213 Small intestine - microvilli View Virtual EM Slide
Study the typical appearance of microvilli on the apical surface of this cell forming part of the striated or brush border in small intestine.
211 Small intestine - Base of villus from rat jejunum (Simple Columnar Epithelium) View Virtual EM Slide
You can see that this type of epithelium, which is lining the lumen of the jejunum of the small intestine, is a simple epithelium. It is only one cell layer thick and columnar, as the cells are rather tall. Note the basal lamina at the base of the epithelium. In some places you can see the apical area where junctions are located. Most of these cells also have short apical microvilli.
214 Small Intestine - Crypts of Lieberkühn in Jejunum View Virtual EM Slide
In this simple tubular gland, Paneth cells are found near the end, whereas mucous cells and undifferentiated cells take up the major portion of the gland. Review the reasons for the high rate of cell mitosis in the upper part of the intestinal gland.
216 Large intestine (Colon) View Virtual EM Slide
Goblet cells are particularly numerous in the large intestine. If you look closely at the labeled goblet cell, you can see that the apex is packed with mucus-containing secretory vesicles. A single crypt is seen in the section and its lumen doesn’t stay in the plane of section all the way to the base.
Click on a question to reveal the answer.
Note that the brush border is also PAS positive. Why?
The brush border is PAS positive both because of the glycocalyx that it contains and the pancreatic enzymes that stick to the glycocalyx.
How do the locations of glands in the GI tract help to identify what part of the GI tract you are looking at?
In the GI tract, the presence and appearance of glands can be very telling. Lets begin with the pharynx. The pharynx has no muscularis mucosa or submucosa and its glands can be found imbedded in layers of muscle beneath the epithelium. The esophagus is unique because it is one of two places in the gut where you will ever see submucosal glands. Stratified non-keratinizing squamous epithelium and glands in the submucosa (called esophageal glands proper) is characteristic of esophagus. In the stomach you can see various sized glands, all of which are located in the lamina propria, at the base of the gastric pits. These glands contain parietal, chief and enteroendocrine cells. The duodenum is the second place in the GI tract with submucosal glands (Brunner’s glands). Unlike the esophagus, however, the duodenum has villi and intestinal glands in the lamina propria, like the rest of the small intestine (the submucosal glands of the duodenum are of secondary importance to the glands found in the lamina propria). The presence or absence of submucosal glands is a key difference between duodenum and the rest of the small intestine. In the remainder of the small intestine, glands (crypts) are located at the base of the intestinal villi in the lamina propria. These glands contain Paneth cells (which secrete lysozyme) and enteroendocrine cells. The colon, on the other hand, has no villi and has straight glands which are made up of abundant mucus secreting goblet cells.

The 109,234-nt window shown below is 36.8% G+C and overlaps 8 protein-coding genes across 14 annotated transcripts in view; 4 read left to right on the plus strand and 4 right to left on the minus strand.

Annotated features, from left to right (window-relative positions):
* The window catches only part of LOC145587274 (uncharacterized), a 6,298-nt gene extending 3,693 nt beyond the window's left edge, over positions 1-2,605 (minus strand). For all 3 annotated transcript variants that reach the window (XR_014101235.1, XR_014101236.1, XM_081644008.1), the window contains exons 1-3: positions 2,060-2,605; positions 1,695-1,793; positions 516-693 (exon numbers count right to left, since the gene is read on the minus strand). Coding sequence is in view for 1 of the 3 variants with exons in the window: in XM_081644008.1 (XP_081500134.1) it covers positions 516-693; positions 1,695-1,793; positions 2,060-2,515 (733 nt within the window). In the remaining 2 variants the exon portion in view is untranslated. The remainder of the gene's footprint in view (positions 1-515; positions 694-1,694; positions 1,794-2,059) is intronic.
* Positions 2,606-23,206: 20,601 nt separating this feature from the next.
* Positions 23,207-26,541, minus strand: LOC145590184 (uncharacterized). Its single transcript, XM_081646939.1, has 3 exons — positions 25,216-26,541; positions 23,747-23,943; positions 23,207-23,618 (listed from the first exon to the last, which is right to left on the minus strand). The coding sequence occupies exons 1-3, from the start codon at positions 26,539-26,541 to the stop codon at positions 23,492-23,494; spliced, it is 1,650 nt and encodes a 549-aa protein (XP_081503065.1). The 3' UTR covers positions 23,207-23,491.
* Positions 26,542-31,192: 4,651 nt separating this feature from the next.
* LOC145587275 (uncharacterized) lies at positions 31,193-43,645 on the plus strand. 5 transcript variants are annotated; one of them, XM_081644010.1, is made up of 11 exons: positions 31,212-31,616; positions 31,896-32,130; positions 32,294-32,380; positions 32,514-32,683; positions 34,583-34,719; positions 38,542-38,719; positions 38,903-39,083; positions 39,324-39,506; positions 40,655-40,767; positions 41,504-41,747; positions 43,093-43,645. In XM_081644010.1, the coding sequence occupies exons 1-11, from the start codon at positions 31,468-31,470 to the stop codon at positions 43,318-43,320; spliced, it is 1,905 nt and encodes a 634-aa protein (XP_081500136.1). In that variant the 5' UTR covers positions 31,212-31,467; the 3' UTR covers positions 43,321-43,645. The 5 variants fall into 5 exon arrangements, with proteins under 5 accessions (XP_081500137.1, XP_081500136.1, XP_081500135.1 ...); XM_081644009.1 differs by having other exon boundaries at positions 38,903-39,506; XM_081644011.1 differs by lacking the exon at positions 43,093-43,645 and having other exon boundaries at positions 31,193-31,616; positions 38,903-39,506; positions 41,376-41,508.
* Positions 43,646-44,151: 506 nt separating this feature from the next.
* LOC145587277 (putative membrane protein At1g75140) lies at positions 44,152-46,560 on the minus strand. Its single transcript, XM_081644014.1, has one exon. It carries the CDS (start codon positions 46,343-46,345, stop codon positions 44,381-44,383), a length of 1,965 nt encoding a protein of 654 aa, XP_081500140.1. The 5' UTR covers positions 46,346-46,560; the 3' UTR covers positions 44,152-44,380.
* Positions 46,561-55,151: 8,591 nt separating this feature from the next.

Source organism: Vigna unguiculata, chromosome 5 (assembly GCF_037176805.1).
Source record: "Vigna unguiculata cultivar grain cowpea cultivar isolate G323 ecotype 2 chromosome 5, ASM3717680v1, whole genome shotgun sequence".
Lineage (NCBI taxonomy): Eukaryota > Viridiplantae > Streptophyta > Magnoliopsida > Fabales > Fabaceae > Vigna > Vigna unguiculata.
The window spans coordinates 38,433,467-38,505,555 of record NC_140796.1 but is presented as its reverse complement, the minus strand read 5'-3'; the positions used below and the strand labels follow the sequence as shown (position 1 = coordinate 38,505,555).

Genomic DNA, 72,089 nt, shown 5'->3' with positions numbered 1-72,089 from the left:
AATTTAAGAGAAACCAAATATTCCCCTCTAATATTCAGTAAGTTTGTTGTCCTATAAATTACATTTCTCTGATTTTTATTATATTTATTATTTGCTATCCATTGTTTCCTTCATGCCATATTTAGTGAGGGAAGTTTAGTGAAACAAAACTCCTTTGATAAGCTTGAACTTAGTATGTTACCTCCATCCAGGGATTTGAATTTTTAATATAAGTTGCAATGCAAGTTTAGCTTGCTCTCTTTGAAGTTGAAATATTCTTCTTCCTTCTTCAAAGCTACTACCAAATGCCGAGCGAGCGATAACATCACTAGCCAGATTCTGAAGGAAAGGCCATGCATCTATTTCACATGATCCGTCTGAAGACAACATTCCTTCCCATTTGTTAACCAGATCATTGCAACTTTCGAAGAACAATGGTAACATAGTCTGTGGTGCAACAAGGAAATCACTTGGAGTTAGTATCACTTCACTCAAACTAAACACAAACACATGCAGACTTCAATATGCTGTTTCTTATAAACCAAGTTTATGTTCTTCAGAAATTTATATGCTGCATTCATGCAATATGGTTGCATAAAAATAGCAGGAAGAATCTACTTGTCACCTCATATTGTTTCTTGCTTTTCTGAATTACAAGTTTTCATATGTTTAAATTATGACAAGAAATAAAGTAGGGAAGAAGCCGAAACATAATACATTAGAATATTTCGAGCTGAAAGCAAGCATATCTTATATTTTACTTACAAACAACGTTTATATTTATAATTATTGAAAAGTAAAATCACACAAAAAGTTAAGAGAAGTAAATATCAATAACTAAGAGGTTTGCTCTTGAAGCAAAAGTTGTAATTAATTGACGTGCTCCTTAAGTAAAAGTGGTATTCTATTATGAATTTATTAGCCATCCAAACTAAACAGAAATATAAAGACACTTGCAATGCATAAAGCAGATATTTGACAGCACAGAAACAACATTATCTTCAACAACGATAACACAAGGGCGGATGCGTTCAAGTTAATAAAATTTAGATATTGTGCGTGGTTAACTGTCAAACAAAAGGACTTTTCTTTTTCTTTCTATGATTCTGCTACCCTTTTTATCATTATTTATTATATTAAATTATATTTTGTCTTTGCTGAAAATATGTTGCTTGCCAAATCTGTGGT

1. Where are the blood vessels located that when dilated cause rectal hemorrhoids?
- In the lamina propria
- in the muscularis mucosae
- In the submucosa
- In the muscularis externa
- In the adventitia
Correct answer 3. These blood vessels are part of the submucosa.
2. Identify the histological structure that is cut in cross section and marked by the black arrow.
- A gastric pit.
- A cardiac stomach gland.
- A fundic stomach gland.
- A pyloric stomach gland.
- A duodenal submucosal (Brunner’s) gland
- A villus in the jejunum/ileum
- A crypt of Lieberkühn in the jejunum/ileum.
- A crypt of Lieberkühn in the colon.
Correct answer 6. As the structure is surrounded by GI lumen, all answers containing glands or crypts can be eliminated. That only leaves a villus in the jejunum/ileum (note the absence of submucosal glands).
3. Identify the region of the GI tract from which this micrograph was obtained.
View Low Mag Image
View Med Mag Image
- The cardio-esophageal junction
- The gastro-duodenal junction
- The duodeno-jejunal junction
- The ileo-cecal junction
- The recto-anal junction
Correct answer 2. No change of epithelium is visible, eliminating answers 1. and 5. In contrast to the right side of the image, no villi are visible on the left side, eliminating answer 3. Submucosal glands on the right side identifies this as duodenum, leaving only 2. as the correct answer, the gastro-duodenal junction.
4. Identify the cells marked by the black arrows.
- They are fibroblasts of the lamina propria.
- They are smooth muscle cells of the muscularis mucosae.
- They are fibroblasts of the submucosa.
- They are neurons of the submucosal plexus.
- They are smooth muscle cells of the muscularis externa.
Correct answer 2. The shape and location of the marked cells suggests that these smooth muscle cells in the core of an intestinal villus. These smooth muscle cells are an extension and therefore part of the muscularis mucosae.